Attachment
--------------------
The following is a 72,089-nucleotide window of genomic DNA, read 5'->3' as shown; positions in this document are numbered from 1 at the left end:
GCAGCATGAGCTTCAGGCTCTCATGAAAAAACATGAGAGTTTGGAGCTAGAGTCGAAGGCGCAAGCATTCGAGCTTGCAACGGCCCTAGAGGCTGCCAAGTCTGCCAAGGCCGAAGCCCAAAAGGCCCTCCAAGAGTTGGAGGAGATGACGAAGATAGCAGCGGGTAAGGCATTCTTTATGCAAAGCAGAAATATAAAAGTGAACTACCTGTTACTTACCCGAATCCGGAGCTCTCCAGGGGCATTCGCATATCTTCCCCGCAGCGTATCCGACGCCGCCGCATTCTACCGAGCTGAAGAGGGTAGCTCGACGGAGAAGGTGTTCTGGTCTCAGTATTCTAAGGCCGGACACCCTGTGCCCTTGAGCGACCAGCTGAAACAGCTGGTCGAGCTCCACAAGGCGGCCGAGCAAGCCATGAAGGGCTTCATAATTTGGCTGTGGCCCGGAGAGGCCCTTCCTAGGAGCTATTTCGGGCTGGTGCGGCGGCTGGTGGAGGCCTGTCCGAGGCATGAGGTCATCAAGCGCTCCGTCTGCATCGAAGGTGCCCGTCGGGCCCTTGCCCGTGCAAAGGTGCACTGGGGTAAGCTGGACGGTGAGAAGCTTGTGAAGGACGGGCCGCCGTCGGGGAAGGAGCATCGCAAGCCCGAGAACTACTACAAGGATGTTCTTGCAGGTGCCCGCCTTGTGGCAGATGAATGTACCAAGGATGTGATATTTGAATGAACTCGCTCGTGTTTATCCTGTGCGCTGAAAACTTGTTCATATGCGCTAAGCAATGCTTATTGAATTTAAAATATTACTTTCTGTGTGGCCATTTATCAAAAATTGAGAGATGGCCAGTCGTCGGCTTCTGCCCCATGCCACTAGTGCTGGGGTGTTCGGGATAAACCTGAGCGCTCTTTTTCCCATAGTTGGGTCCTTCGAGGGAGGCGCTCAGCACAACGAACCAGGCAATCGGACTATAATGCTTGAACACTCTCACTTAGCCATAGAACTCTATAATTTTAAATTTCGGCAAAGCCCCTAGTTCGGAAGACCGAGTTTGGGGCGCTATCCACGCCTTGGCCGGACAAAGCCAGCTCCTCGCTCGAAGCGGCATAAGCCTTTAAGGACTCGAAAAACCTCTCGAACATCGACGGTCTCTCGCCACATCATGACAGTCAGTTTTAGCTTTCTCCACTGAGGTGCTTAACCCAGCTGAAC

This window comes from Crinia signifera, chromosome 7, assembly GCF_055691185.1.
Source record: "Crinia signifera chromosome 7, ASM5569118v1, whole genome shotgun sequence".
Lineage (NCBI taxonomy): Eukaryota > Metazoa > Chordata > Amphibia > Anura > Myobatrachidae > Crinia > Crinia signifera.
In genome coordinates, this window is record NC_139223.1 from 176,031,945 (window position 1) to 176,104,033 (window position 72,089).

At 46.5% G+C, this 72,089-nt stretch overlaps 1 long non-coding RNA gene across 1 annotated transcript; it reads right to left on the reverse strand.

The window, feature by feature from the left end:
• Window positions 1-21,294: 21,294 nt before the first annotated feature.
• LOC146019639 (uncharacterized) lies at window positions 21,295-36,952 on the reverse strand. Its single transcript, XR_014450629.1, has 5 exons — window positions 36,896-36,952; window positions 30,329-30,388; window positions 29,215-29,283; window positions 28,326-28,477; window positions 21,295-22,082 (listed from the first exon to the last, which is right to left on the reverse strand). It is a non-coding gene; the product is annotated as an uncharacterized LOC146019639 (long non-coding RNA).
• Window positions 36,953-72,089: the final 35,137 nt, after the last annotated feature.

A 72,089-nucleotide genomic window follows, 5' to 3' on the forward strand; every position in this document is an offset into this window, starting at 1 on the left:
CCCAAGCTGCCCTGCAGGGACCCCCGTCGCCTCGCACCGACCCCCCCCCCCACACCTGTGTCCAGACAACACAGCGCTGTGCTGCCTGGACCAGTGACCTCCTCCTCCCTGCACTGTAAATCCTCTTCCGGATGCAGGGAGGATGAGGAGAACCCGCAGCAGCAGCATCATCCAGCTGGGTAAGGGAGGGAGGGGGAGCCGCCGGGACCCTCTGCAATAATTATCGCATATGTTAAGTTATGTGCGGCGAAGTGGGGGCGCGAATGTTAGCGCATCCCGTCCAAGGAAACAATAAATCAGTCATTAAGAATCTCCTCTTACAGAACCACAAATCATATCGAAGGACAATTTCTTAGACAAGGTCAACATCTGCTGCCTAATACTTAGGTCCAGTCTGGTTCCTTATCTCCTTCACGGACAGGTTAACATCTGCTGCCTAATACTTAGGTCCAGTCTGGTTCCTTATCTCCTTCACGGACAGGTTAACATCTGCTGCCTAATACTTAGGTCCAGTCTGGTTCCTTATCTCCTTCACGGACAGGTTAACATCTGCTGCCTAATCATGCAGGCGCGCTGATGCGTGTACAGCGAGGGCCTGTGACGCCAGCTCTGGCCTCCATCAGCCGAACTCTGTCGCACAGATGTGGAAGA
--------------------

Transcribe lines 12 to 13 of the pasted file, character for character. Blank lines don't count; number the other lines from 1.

A 72,089-nucleotide genomic window follows, 5' to 3' on the forward strand; every position in this document is an offset into this window, starting at 1 on the left:
CCCAAGCTGCCCTGCAGGGACCCCCGTCGCCTCGCACCGACCCCCCCCCCCACACCTGTGTCCAGACAACACAGCGCTGTGCTGCCTGGACCAGTGACCTCCTCCTCCCTGCACTGTAAATCCTCTTCCGGATGCAGGGAGGATGAGGAGAACCCGCAGCAGCAGCATCATCCAGCTGGGTAAGGGAGGGAGGGGGAGCCGCCGGGACCCTCTGCAATAATTATCGCATATGTTAAGTTATGTGCGGCGAAGTGGGGGCGCGAATGTTAGCGCATCCCGTCCAAGGAAACAATAAATCAGTCATTAAGAATCTCCTCTTACAGAACCACAAATCATATCGAAGGACAATTTCTTAGACAAGGTCAACATCTGCTGCCTAATACTTAGGTCCAGTCTGGTTCCTTATCTCCTTCACGGACAGGTTAACATCTGCTGCCTAATACTTAGGTCCAGTCTGGTTCCTTATCTCCTTCACGGACAGGTTAACATCTGCTGCCTAATACTTAGGTCCAGTCTGGTTCCTTATCTCCTTCACGGACAGGTTAACATCTGCTGCCTAATCATGCAGGCGCGCTGATGCGTGTACAGCGAGGGCCTGTGACGCCAGCTCTGGCCTCCATCAGCCGAACTCTGTCGCACAGATGTGGAAGA